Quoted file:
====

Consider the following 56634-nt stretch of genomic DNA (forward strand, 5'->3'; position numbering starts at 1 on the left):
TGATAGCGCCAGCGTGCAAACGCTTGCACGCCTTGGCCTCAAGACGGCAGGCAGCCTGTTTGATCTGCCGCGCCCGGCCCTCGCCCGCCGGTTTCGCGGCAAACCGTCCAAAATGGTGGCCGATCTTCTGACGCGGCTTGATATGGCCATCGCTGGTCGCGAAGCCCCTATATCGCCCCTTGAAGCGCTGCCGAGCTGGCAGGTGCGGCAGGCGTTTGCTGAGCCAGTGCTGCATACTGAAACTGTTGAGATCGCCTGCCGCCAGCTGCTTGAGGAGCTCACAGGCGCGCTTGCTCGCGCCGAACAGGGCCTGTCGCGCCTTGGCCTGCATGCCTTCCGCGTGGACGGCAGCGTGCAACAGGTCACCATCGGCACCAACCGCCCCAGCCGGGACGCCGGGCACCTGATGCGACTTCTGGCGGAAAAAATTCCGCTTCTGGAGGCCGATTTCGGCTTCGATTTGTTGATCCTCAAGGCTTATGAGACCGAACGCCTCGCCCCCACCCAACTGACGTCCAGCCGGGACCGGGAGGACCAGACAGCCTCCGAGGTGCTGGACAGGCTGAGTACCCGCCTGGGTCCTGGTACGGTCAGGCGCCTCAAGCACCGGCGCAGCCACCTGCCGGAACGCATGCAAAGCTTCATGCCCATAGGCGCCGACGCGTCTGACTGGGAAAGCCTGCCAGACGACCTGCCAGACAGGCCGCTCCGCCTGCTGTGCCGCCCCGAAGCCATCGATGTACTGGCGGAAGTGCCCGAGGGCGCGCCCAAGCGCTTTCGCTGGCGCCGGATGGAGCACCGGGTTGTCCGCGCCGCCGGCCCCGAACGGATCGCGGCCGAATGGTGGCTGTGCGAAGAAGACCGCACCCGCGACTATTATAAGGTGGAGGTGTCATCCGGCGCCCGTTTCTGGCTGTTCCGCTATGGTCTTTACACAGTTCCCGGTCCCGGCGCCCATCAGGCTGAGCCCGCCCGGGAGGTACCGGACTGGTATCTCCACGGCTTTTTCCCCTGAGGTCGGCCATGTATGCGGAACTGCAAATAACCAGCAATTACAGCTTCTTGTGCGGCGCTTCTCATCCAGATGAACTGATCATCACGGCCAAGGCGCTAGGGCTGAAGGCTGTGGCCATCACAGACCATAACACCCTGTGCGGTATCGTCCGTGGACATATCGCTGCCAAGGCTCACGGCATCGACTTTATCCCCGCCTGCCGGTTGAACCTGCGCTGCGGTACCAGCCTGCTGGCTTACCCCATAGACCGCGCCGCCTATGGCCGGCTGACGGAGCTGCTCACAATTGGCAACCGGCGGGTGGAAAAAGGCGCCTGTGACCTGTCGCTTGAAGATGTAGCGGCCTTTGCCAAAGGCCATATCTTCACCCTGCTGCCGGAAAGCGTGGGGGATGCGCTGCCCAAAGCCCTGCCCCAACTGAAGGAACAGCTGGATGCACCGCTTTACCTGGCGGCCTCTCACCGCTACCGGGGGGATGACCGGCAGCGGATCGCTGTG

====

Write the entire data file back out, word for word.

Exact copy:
Consider the following 56634-nt stretch of genomic DNA (forward strand, 5'->3'; position numbering starts at 1 on the left):
TGATAGCGCCAGCGTGCAAACGCTTGCACGCCTTGGCCTCAAGACGGCAGGCAGCCTGTTTGATCTGCCGCGCCCGGCCCTCGCCCGCCGGTTTCGCGGCAAACCGTCCAAAATGGTGGCCGATCTTCTGACGCGGCTTGATATGGCCATCGCTGGTCGCGAAGCCCCTATATCGCCCCTTGAAGCGCTGCCGAGCTGGCAGGTGCGGCAGGCGTTTGCTGAGCCAGTGCTGCATACTGAAACTGTTGAGATCGCCTGCCGCCAGCTGCTTGAGGAGCTCACAGGCGCGCTTGCTCGCGCCGAACAGGGCCTGTCGCGCCTTGGCCTGCATGCCTTCCGCGTGGACGGCAGCGTGCAACAGGTCACCATCGGCACCAACCGCCCCAGCCGGGACGCCGGGCACCTGATGCGACTTCTGGCGGAAAAAATTCCGCTTCTGGAGGCCGATTTCGGCTTCGATTTGTTGATCCTCAAGGCTTATGAGACCGAACGCCTCGCCCCCACCCAACTGACGTCCAGCCGGGACCGGGAGGACCAGACAGCCTCCGAGGTGCTGGACAGGCTGAGTACCCGCCTGGGTCCTGGTACGGTCAGGCGCCTCAAGCACCGGCGCAGCCACCTGCCGGAACGCATGCAAAGCTTCATGCCCATAGGCGCCGACGCGTCTGACTGGGAAAGCCTGCCAGACGACCTGCCAGACAGGCCGCTCCGCCTGCTGTGCCGCCCCGAAGCCATCGATGTACTGGCGGAAGTGCCCGAGGGCGCGCCCAAGCGCTTTCGCTGGCGCCGGATGGAGCACCGGGTTGTCCGCGCCGCCGGCCCCGAACGGATCGCGGCCGAATGGTGGCTGTGCGAAGAAGACCGCACCCGCGACTATTATAAGGTGGAGGTGTCATCCGGCGCCCGTTTCTGGCTGTTCCGCTATGGTCTTTACACAGTTCCCGGTCCCGGCGCCCATCAGGCTGAGCCCGCCCGGGAGGTACCGGACTGGTATCTCCACGGCTTTTTCCCCTGAGGTCGGCCATGTATGCGGAACTGCAAATAACCAGCAATTACAGCTTCTTGTGCGGCGCTTCTCATCCAGATGAACTGATCATCACGGCCAAGGCGCTAGGGCTGAAGGCTGTGGCCATCACAGACCATAACACCCTGTGCGGTATCGTCCGTGGACATATCGCTGCCAAGGCTCACGGCATCGACTTTATCCCCGCCTGCCGGTTGAACCTGCGCTGCGGTACCAGCCTGCTGGCTTACCCCATAGACCGCGCCGCCTATGGCCGGCTGACGGAGCTGCTCACAATTGGCAACCGGCGGGTGGAAAAAGGCGCCTGTGACCTGTCGCTTGAAGATGTAGCGGCCTTTGCCAAAGGCCATATCTTCACCCTGCTGCCGGAAAGCGTGGGGGATGCGCTGCCCAAAGCCCTGCCCCAACTGAAGGAACAGCTGGATGCACCGCTTTACCTGGCGGCCTCTCACCGCTACCGGGGGGATGACCGGCAGCGGATCGCTGTG